I’m re-hashing an old debate here, but I only want to rehash it for the sake of silencing it once and for all:
Is writing creatively something that can be taught? Is getting an MFA (Masters of Fine Arts degree) in Creative Writing a waste of time and money? [Read the instances of these arguments: Should Creative Writing Be Taught? and here Why Always Write in a Room Of One's Own?]
Okay, let me say right off the bat that I’m not a fair candidate to debate this issue since I’m currently enrolled in an MFA Program. But I think I can still fairly go on a mini-rant.
The MFA isn’t right for everyone. A lot of people are doing it. Many people consciously are not.
I am one of the former.
Sometimes I wish I hadn’t gone to grad school because I’m going to be in debt from student loans for decades, but I know myself. I’m not self-motivated enough to start my writing career without the luxury of two years time dedicated to my writing. Sometimes I think I could have just started a writing group and blogged more and gone to workshops about the publishing industry instead of doing this MFA, but then I know that the realities of my full-time activist job meant that I couldn’t really focus on writing or have time to do all those things. But that’s just me. Some people are go-getters, well-connected. My graduate program is helping me tap into my ambitious writerly self that others can create for themselves. My full-time job sucked up all my brain power and creativity (for a cause I care about), and left little to no energy for writing. I am paying (a ton of money) for this luxury, and I certainly know that’s not doable or preferable for many people.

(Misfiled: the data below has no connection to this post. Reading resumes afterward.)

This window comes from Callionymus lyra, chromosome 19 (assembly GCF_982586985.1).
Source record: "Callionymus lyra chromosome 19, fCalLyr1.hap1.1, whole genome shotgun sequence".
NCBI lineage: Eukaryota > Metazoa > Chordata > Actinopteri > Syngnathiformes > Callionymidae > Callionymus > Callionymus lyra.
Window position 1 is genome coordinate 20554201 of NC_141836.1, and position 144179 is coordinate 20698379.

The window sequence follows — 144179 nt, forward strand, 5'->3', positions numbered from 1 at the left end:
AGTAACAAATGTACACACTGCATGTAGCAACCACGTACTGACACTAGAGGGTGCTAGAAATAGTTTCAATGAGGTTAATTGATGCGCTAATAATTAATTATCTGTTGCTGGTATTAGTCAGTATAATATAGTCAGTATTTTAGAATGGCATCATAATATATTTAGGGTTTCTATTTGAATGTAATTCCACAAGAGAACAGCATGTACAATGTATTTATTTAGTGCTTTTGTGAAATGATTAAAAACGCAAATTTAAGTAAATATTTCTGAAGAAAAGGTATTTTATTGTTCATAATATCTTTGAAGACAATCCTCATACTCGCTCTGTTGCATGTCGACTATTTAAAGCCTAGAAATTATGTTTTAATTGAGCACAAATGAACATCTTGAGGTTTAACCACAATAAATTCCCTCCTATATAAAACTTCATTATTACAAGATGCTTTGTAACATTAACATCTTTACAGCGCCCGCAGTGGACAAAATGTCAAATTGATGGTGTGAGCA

Also, I just love school. I’m a nerd like that.
Long story short, I won’t try to talk anyone into or out of getting an MFA, and I don’t think people on the internet should waste their time doing so, either. It’s an institution that’s not going anywhere for a long time. Universities are making money off their MFA programs. Many well-known contemporary writers got their starts in graduate school. Many others never studied writing formally. Neither path is better or more likely to lead to success. It’s about the individual and their needs. Admit that to yourself. Get used to it. Live with it. Now, internetz, start talking about something else.